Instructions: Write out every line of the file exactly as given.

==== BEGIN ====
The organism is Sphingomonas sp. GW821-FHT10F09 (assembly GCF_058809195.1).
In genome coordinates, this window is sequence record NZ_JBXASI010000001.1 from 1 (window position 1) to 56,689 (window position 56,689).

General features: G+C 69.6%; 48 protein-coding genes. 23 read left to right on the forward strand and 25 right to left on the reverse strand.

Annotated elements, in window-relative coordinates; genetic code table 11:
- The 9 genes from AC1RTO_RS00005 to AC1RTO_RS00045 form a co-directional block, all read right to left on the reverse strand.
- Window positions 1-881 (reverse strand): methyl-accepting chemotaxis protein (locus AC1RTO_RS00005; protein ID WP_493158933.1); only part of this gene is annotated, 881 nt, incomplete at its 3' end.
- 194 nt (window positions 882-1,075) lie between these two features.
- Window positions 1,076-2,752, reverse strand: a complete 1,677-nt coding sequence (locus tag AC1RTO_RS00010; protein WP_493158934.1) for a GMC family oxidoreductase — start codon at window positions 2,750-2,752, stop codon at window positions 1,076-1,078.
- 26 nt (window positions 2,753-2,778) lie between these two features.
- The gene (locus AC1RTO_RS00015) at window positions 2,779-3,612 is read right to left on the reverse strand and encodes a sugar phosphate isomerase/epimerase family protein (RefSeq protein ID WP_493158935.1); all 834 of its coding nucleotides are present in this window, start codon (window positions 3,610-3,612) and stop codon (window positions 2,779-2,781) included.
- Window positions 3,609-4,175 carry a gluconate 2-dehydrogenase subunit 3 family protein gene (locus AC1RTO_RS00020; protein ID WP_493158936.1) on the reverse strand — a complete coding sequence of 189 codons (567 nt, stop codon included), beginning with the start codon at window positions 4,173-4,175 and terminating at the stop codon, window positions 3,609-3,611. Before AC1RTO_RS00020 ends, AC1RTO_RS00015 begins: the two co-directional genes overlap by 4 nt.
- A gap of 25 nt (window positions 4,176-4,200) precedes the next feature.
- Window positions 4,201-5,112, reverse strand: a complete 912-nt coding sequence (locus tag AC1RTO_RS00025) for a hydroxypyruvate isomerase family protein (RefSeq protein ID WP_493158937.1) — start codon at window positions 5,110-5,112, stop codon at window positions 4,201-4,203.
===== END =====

The organism is Sphingomonas sp. GW821-FHT10F09 (assembly GCF_058809195.1).
In genome coordinates, this window is sequence record NZ_JBXASI010000001.1 from 1 (window position 1) to 56,689 (window position 56,689).

General features: G+C 69.6%; 48 protein-coding genes. 23 read left to right on the forward strand and 25 right to left on the reverse strand.

Annotated elements, in window-relative coordinates; genetic code table 11:
- The 9 genes from AC1RTO_RS00005 to AC1RTO_RS00045 form a co-directional block, all read right to left on the reverse strand.
- Window positions 1-881 (reverse strand): methyl-accepting chemotaxis protein (locus AC1RTO_RS00005; protein ID WP_493158933.1); only part of this gene is annotated, 881 nt, incomplete at its 3' end.
- 194 nt (window positions 882-1,075) lie between these two features.
- Window positions 1,076-2,752, reverse strand: a complete 1,677-nt coding sequence (locus tag AC1RTO_RS00010; protein WP_493158934.1) for a GMC family oxidoreductase — start codon at window positions 2,750-2,752, stop codon at window positions 1,076-1,078.
- 26 nt (window positions 2,753-2,778) lie between these two features.
- The gene (locus AC1RTO_RS00015) at window positions 2,779-3,612 is read right to left on the reverse strand and encodes a sugar phosphate isomerase/epimerase family protein (RefSeq protein ID WP_493158935.1); all 834 of its coding nucleotides are present in this window, start codon (window positions 3,610-3,612) and stop codon (window positions 2,779-2,781) included.
- Window positions 3,609-4,175 carry a gluconate 2-dehydrogenase subunit 3 family protein gene (locus AC1RTO_RS00020; protein ID WP_493158936.1) on the reverse strand — a complete coding sequence of 189 codons (567 nt, stop codon included), beginning with the start codon at window positions 4,173-4,175 and terminating at the stop codon, window positions 3,609-3,611. Before AC1RTO_RS00020 ends, AC1RTO_RS00015 begins: the two co-directional genes overlap by 4 nt.
- A gap of 25 nt (window positions 4,176-4,200) precedes the next feature.
- Window positions 4,201-5,112, reverse strand: a complete 912-nt coding sequence (locus tag AC1RTO_RS00025) for a hydroxypyruvate isomerase family protein (RefSeq protein ID WP_493158937.1) — start codon at window positions 5,110-5,112, stop codon at window positions 4,201-4,203.